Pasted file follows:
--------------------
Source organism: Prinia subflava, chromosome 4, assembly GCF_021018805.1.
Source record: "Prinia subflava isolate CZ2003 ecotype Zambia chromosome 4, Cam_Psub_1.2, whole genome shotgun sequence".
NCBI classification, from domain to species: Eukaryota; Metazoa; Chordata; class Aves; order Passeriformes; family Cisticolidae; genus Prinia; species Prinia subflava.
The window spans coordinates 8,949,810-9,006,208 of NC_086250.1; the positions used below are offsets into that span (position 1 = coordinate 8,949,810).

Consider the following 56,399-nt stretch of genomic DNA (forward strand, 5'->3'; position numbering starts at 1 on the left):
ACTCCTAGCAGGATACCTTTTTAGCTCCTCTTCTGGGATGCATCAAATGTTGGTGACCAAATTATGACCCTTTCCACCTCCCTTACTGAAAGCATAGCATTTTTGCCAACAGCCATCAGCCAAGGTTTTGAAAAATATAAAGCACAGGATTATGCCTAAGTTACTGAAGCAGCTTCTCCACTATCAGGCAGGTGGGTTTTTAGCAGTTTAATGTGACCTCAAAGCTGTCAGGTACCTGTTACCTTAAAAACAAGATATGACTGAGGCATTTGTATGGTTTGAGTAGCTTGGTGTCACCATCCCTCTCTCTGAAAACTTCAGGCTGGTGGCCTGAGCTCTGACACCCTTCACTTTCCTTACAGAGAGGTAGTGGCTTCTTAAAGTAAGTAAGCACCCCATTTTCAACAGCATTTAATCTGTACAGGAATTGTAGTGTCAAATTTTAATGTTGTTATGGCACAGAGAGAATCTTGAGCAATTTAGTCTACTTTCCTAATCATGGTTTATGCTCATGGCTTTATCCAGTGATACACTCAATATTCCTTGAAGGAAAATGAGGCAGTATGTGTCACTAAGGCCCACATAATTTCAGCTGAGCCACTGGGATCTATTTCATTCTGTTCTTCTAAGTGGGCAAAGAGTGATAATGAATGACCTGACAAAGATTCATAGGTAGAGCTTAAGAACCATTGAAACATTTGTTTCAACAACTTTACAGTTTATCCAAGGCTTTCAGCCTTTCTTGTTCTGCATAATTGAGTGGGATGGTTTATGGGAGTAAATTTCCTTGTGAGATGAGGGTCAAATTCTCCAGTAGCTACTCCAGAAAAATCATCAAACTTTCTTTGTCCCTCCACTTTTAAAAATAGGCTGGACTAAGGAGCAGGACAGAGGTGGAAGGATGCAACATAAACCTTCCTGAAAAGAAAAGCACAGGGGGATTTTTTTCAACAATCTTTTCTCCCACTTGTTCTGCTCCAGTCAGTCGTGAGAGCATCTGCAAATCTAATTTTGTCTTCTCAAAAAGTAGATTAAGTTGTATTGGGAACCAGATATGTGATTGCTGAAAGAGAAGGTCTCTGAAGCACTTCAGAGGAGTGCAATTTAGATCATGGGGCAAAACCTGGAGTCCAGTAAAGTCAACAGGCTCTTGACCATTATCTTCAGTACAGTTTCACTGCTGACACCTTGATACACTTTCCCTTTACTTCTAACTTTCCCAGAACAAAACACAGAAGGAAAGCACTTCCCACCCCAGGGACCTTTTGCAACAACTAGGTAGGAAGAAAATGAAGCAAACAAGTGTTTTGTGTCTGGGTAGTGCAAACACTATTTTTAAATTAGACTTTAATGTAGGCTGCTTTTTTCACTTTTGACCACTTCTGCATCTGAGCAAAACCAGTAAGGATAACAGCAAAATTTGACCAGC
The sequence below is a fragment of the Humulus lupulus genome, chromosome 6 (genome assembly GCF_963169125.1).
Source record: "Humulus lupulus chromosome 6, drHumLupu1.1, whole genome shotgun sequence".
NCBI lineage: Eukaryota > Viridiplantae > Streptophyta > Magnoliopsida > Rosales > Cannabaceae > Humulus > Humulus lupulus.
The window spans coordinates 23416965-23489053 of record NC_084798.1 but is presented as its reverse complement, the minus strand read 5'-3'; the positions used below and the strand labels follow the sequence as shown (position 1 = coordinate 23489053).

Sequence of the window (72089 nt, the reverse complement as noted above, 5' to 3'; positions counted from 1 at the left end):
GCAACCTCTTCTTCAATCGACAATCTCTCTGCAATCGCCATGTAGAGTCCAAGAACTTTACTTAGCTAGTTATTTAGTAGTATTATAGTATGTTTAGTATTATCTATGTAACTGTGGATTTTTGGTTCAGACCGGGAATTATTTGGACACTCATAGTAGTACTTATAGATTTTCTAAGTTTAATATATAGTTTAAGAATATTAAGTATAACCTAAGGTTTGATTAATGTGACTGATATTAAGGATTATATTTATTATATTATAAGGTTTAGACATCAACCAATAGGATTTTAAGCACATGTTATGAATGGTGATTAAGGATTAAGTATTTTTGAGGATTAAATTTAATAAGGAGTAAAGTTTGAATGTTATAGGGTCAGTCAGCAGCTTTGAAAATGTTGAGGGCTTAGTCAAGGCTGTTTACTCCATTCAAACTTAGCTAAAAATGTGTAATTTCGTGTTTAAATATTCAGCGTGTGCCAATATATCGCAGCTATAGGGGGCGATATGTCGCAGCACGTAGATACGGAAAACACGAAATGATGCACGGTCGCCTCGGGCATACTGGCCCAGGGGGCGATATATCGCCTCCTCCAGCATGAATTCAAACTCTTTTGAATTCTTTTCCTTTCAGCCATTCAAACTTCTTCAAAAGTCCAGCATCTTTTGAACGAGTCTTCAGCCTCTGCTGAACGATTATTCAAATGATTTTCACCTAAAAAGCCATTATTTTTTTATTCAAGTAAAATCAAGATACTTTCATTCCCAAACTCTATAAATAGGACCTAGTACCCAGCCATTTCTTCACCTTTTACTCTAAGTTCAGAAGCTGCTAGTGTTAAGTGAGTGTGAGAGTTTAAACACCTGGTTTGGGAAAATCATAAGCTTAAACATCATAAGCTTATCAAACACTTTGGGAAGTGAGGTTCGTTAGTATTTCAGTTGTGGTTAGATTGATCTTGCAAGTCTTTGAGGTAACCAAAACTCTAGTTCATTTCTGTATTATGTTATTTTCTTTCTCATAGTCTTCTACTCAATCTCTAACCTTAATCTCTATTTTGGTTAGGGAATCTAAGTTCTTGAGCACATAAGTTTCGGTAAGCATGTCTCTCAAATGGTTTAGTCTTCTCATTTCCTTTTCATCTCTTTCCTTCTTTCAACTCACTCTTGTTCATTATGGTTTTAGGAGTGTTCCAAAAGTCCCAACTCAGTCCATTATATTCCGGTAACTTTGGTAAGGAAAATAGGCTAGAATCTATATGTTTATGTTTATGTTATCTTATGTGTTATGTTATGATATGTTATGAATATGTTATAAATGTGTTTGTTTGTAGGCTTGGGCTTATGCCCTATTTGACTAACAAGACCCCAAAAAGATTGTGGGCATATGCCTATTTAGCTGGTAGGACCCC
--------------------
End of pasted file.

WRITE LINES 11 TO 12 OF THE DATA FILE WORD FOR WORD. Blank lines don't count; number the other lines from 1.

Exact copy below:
Sequence of the window (72089 nt, the reverse complement as noted above, 5' to 3'; positions counted from 1 at the left end):
GCAACCTCTTCTTCAATCGACAATCTCTCTGCAATCGCCATGTAGAGTCCAAGAACTTTACTTAGCTAGTTATTTAGTAGTATTATAGTATGTTTAGTATTATCTATGTAACTGTGGATTTTTGGTTCAGACCGGGAATTATTTGGACACTCATAGTAGTACTTATAGATTTTCTAAGTTTAATATATAGTTTAAGAATATTAAGTATAACCTAAGGTTTGATTAATGTGACTGATATTAAGGATTATATTTATTATATTATAAGGTTTAGACATCAACCAATAGGATTTTAAGCACATGTTATGAATGGTGATTAAGGATTAAGTATTTTTGAGGATTAAATTTAATAAGGAGTAAAGTTTGAATGTTATAGGGTCAGTCAGCAGCTTTGAAAATGTTGAGGGCTTAGTCAAGGCTGTTTACTCCATTCAAACTTAGCTAAAAATGTGTAATTTCGTGTTTAAATATTCAGCGTGTGCCAATATATCGCAGCTATAGGGGGCGATATGTCGCAGCACGTAGATACGGAAAACACGAAATGATGCACGGTCGCCTCGGGCATACTGGCCCAGGGGGCGATATATCGCCTCCTCCAGCATGAATTCAAACTCTTTTGAATTCTTTTCCTTTCAGCCATTCAAACTTCTTCAAAAGTCCAGCATCTTTTGAACGAGTCTTCAGCCTCTGCTGAACGATTATTCAAATGATTTTCACCTAAAAAGCCATTATTTTTTTATTCAAGTAAAATCAAGATACTTTCATTCCCAAACTCTATAAATAGGACCTAGTACCCAGCCATTTCTTCACCTTTTACTCTAAGTTCAGAAGCTGCTAGTGTTAAGTGAGTGTGAGAGTTTAAACACCTGGTTTGGGAAAATCATAAGCTTAAACATCATAAGCTTATCAAACACTTTGGGAAGTGAGGTTCGTTAGTATTTCAGTTGTGGTTAGATTGATCTTGCAAGTCTTTGAGGTAACCAAAACTCTAGTTCATTTCTGTATTATGTTATTTTCTTTCTCATAGTCTTCTACTCAATCTCTAACCTTAATCTCTATTTTGGTTAGGGAATCTAAGTTCTTGAGCACATAAGTTTCGGTAAGCATGTCTCTCAAATGGTTTAGTCTTCTCATTTCCTTTTCATCTCTTTCCTTCTTTCAACTCACTCTTGTTCATTATGGTTTTAGGAGTGTTCCAAAAGTCCCAACTCAGTCCATTATATTCCGGTAACTTTGGTAAGGAAAATAGGCTAGAATCTATATGTTTATGTTTATGTTATCTTATGTGTTATGTTATGATATGTTATGAATATGTTATAAATGTGTTTGTTTGTAGGCTTGGGCTTATGCCCTATTTGACTAACAAGACCCCAAAAAGATTGTGGGCATATGCCTATTTAGCTGGTAGGACCCC